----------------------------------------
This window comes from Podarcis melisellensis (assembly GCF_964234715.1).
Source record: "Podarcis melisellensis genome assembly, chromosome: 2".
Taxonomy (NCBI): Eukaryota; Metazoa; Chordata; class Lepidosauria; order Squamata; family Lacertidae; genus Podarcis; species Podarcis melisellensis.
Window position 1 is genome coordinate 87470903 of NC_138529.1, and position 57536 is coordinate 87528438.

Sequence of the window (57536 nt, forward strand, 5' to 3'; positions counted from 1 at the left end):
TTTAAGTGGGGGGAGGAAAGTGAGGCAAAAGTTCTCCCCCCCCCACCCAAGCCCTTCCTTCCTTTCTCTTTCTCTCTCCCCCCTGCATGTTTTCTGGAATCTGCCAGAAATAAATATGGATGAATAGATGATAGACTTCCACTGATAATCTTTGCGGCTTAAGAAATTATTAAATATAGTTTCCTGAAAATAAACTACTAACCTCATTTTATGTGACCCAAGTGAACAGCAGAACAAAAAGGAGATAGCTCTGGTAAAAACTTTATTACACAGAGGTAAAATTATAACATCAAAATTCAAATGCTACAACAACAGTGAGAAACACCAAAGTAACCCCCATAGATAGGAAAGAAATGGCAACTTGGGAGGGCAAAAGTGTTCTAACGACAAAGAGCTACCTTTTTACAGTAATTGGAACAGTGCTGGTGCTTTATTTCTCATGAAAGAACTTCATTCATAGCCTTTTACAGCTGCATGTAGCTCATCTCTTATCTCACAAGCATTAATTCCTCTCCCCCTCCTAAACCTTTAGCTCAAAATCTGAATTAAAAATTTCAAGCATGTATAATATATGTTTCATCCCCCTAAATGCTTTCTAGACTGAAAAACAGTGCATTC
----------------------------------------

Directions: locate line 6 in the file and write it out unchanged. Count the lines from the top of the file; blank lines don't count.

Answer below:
TTTAAGTGGGGGGAGGAAAGTGAGGCAAAAGTTCTCCCCCCCCCACCCAAGCCCTTCCTTCCTTTCTCTTTCTCTCTCCCCCCTGCATGTTTTCTGGAATCTGCCAGAAATAAATATGGATGAATAGATGATAGACTTCCACTGATAATCTTTGCGGCTTAAGAAATTATTAAATATAGTTTCCTGAAAATAAACTACTAACCTCATTTTATGTGACCCAAGTGAACAGCAGAACAAAAAGGAGATAGCTCTGGTAAAAACTTTATTACACAGAGGTAAAATTATAACATCAAAATTCAAATGCTACAACAACAGTGAGAAACACCAAAGTAACCCCCATAGATAGGAAAGAAATGGCAACTTGGGAGGGCAAAAGTGTTCTAACGACAAAGAGCTACCTTTTTACAGTAATTGGAACAGTGCTGGTGCTTTATTTCTCATGAAAGAACTTCATTCATAGCCTTTTACAGCTGCATGTAGCTCATCTCTTATCTCACAAGCATTAATTCCTCTCCCCCTCCTAAACCTTTAGCTCAAAATCTGAATTAAAAATTTCAAGCATGTATAATATATGTTTCATCCCCCTAAATGCTTTCTAGACTGAAAAACAGTGCATTC